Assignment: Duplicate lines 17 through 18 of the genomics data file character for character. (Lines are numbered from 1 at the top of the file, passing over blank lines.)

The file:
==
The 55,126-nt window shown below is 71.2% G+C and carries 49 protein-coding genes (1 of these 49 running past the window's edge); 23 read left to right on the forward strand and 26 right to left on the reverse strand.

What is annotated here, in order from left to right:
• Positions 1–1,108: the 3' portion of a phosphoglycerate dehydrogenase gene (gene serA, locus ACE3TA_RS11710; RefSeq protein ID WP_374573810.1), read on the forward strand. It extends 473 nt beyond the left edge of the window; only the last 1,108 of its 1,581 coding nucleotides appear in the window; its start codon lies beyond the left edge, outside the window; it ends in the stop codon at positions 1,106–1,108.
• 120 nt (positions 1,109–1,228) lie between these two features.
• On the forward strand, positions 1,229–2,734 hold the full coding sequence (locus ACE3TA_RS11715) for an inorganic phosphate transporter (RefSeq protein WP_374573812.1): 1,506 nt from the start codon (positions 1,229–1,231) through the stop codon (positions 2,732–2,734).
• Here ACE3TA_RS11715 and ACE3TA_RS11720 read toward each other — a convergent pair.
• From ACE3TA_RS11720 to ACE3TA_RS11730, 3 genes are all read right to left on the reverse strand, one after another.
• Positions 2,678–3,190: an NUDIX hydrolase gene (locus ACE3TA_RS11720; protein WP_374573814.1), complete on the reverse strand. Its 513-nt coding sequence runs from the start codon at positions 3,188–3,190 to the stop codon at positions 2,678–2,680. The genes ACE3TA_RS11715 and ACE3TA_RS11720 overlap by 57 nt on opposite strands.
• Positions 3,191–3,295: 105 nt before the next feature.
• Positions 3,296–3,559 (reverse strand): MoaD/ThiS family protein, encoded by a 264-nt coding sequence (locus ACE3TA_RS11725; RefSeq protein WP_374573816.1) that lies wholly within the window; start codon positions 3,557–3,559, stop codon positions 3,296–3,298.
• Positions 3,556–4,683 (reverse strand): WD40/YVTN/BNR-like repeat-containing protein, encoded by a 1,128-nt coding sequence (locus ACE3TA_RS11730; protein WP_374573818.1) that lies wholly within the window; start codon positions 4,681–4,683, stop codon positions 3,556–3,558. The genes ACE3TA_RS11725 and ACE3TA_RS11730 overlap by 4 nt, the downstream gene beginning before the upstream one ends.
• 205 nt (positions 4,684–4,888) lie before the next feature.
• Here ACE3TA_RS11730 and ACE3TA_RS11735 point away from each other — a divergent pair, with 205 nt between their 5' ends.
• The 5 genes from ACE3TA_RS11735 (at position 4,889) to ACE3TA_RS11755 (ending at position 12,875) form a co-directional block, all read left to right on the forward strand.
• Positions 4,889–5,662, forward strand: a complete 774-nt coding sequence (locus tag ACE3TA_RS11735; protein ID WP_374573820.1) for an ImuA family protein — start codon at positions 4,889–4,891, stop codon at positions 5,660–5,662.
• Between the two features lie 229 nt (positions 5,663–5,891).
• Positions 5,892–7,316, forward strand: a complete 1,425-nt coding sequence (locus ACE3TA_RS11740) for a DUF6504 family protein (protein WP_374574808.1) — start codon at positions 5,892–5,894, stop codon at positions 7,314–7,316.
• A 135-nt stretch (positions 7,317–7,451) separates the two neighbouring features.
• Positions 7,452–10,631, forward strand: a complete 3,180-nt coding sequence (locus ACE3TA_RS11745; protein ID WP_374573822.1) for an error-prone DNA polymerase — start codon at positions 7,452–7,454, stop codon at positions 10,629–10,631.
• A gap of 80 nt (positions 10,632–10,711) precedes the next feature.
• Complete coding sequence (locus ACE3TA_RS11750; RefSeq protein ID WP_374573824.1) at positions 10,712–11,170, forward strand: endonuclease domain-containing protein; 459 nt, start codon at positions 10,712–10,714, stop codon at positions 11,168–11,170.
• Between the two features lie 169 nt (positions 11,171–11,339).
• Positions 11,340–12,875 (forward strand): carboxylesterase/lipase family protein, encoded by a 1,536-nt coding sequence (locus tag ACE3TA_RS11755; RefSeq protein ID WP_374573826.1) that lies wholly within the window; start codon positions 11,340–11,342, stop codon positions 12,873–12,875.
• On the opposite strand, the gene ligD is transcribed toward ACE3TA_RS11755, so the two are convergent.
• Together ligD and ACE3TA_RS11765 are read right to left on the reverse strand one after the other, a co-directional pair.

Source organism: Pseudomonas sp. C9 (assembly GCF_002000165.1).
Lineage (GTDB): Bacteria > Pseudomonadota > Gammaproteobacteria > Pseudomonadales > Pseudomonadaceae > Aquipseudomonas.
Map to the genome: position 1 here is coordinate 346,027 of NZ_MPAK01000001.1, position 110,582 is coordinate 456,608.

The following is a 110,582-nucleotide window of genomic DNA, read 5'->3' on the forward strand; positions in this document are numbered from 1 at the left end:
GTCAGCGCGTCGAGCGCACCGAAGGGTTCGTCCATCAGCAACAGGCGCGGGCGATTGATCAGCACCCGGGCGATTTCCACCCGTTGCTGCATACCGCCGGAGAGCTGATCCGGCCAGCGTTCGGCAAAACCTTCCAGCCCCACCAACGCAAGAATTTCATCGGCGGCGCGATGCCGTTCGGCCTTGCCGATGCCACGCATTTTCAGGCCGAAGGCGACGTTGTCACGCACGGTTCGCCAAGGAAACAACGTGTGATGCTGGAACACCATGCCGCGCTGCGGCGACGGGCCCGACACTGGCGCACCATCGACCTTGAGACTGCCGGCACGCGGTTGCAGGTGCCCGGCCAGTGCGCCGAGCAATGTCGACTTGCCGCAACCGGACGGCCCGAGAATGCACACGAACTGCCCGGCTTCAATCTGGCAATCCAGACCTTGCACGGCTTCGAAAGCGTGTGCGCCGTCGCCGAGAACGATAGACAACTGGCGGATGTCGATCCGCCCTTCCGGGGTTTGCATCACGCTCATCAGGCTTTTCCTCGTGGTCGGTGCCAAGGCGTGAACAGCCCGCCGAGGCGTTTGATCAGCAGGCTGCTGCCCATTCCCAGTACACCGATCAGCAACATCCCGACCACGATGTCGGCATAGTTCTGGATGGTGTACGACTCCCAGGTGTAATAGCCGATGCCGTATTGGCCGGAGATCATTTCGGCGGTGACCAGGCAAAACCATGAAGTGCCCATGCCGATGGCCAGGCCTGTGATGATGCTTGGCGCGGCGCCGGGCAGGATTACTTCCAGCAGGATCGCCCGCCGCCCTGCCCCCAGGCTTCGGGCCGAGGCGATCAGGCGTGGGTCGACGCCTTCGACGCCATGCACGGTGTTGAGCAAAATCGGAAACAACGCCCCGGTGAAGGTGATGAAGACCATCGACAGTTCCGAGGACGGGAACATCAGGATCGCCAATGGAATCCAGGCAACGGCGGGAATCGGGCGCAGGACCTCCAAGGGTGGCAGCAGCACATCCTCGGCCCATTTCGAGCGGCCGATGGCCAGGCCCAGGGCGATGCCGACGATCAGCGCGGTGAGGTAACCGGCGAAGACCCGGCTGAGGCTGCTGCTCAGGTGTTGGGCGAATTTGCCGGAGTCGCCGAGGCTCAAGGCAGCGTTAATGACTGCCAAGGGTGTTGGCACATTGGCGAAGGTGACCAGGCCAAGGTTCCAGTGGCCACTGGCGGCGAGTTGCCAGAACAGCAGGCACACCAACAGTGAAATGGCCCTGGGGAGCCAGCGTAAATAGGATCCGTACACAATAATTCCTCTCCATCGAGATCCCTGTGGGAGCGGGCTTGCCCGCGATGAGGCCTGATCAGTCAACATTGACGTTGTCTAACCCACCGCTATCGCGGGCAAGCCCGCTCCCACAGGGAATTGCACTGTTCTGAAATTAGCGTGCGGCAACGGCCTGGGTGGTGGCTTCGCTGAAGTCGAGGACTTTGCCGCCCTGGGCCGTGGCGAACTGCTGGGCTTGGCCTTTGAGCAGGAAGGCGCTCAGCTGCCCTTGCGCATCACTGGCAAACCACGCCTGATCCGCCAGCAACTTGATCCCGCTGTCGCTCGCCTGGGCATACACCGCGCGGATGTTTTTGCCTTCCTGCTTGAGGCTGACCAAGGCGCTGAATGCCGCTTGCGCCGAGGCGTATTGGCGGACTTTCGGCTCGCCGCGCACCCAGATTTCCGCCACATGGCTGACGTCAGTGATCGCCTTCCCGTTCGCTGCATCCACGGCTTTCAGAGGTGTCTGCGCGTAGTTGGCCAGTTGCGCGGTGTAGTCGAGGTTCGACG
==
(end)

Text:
• Positions 5,892–7,316, forward strand: a complete 1,425-nt coding sequence (locus ACE3TA_RS11740) for a DUF6504 family protein (protein WP_374574808.1) — start codon at positions 5,892–5,894, stop codon at positions 7,314–7,316.
• A 135-nt stretch (positions 7,317–7,451) separates the two neighbouring features.